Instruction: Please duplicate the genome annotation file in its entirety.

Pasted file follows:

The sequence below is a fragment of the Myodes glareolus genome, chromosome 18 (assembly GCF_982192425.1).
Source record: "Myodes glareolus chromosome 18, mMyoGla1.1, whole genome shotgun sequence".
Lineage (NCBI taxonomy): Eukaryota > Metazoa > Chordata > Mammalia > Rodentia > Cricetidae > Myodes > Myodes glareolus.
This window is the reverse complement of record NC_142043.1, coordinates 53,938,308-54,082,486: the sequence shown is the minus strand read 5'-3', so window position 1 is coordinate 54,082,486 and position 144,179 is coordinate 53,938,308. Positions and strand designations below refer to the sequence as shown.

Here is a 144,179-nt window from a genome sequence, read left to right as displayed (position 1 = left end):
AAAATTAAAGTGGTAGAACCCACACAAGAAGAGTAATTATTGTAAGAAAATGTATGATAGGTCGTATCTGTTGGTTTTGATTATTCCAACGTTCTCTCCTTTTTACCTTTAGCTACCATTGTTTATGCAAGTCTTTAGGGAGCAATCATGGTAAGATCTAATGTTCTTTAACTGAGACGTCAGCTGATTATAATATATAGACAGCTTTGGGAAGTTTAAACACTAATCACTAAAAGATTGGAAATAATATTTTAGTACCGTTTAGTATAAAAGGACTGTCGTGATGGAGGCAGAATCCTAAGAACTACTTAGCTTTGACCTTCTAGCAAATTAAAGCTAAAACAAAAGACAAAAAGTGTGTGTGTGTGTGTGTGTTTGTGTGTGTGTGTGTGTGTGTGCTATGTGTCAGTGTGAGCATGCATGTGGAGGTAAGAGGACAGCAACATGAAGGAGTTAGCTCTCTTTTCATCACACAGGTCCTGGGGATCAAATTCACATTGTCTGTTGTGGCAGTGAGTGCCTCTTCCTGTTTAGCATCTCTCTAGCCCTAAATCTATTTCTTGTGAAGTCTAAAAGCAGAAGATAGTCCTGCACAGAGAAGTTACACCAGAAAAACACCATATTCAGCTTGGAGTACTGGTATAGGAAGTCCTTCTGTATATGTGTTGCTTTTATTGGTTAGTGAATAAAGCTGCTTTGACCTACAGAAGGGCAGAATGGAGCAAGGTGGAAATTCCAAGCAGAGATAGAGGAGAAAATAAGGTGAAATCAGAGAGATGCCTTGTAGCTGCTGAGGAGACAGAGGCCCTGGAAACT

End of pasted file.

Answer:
The sequence below is a fragment of the Myodes glareolus genome, chromosome 18 (assembly GCF_982192425.1).
Source record: "Myodes glareolus chromosome 18, mMyoGla1.1, whole genome shotgun sequence".
Lineage (NCBI taxonomy): Eukaryota > Metazoa > Chordata > Mammalia > Rodentia > Cricetidae > Myodes > Myodes glareolus.
This window is the reverse complement of record NC_142043.1, coordinates 53,938,308-54,082,486: the sequence shown is the minus strand read 5'-3', so window position 1 is coordinate 54,082,486 and position 144,179 is coordinate 53,938,308. Positions and strand designations below refer to the sequence as shown.

Here is a 144,179-nt window from a genome sequence, read left to right as displayed (position 1 = left end):
AAAATTAAAGTGGTAGAACCCACACAAGAAGAGTAATTATTGTAAGAAAATGTATGATAGGTCGTATCTGTTGGTTTTGATTATTCCAACGTTCTCTCCTTTTTACCTTTAGCTACCATTGTTTATGCAAGTCTTTAGGGAGCAATCATGGTAAGATCTAATGTTCTTTAACTGAGACGTCAGCTGATTATAATATATAGACAGCTTTGGGAAGTTTAAACACTAATCACTAAAAGATTGGAAATAATATTTTAGTACCGTTTAGTATAAAAGGACTGTCGTGATGGAGGCAGAATCCTAAGAACTACTTAGCTTTGACCTTCTAGCAAATTAAAGCTAAAACAAAAGACAAAAAGTGTGTGTGTGTGTGTGTGTTTGTGTGTGTGTGTGTGTGTGTGCTATGTGTCAGTGTGAGCATGCATGTGGAGGTAAGAGGACAGCAACATGAAGGAGTTAGCTCTCTTTTCATCACACAGGTCCTGGGGATCAAATTCACATTGTCTGTTGTGGCAGTGAGTGCCTCTTCCTGTTTAGCATCTCTCTAGCCCTAAATCTATTTCTTGTGAAGTCTAAAAGCAGAAGATAGTCCTGCACAGAGAAGTTACACCAGAAAAACACCATATTCAGCTTGGAGTACTGGTATAGGAAGTCCTTCTGTATATGTGTTGCTTTTATTGGTTAGTGAATAAAGCTGCTTTGACCTACAGAAGGGCAGAATGGAGCAAGGTGGAAATTCCAAGCAGAGATAGAGGAGAAAATAAGGTGAAATCAGAGAGATGCCTTGTAGCTGCTGAGGAGACAGAGGCCCTGGAAACT